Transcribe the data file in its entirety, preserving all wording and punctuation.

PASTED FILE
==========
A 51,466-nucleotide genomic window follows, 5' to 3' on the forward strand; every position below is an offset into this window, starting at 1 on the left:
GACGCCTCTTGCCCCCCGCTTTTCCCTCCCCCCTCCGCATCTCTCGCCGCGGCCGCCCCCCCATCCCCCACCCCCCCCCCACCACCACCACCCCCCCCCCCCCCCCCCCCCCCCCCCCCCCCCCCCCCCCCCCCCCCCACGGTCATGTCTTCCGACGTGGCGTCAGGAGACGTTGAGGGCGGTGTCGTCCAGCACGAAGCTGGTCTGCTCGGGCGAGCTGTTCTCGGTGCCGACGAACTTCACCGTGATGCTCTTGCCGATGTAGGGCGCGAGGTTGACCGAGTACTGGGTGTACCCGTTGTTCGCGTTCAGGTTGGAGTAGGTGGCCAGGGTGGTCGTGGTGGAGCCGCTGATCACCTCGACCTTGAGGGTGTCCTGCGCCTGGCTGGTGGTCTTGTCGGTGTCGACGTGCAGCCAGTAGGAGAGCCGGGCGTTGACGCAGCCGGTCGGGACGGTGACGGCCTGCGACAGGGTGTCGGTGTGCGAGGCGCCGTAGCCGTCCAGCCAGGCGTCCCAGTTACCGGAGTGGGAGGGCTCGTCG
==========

A 51,466-nucleotide genomic window follows, 5' to 3' on the forward strand; every position below is an offset into this window, starting at 1 on the left:
GACGCCTCTTGCCCCCCGCTTTTCCCTCCCCCCTCCGCATCTCTCGCCGCGGCCGCCCCCCCATCCCCCACCCCCCCCCCACCACCACCACCCCCCCCCCCCCCCCCCCCCCCCCCCCCCCCCCCCCCCCCCCCCCCCACGGTCATGTCTTCCGACGTGGCGTCAGGAGACGTTGAGGGCGGTGTCGTCCAGCACGAAGCTGGTCTGCTCGGGCGAGCTGTTCTCGGTGCCGACGAACTTCACCGTGATGCTCTTGCCGATGTAGGGCGCGAGGTTGACCGAGTACTGGGTGTACCCGTTGTTCGCGTTCAGGTTGGAGTAGGTGGCCAGGGTGGTCGTGGTGGAGCCGCTGATCACCTCGACCTTGAGGGTGTCCTGCGCCTGGCTGGTGGTCTTGTCGGTGTCGACGTGCAGCCAGTAGGAGAGCCGGGCGTTGACGCAGCCGGTCGGGACGGTGACGGCCTGCGACAGGGTGTCGGTGTGCGAGGCGCCGTAGCCGTCCAGCCAGGCGTCCCAGTTACCGGAGTGGGAGGGCTCGTCG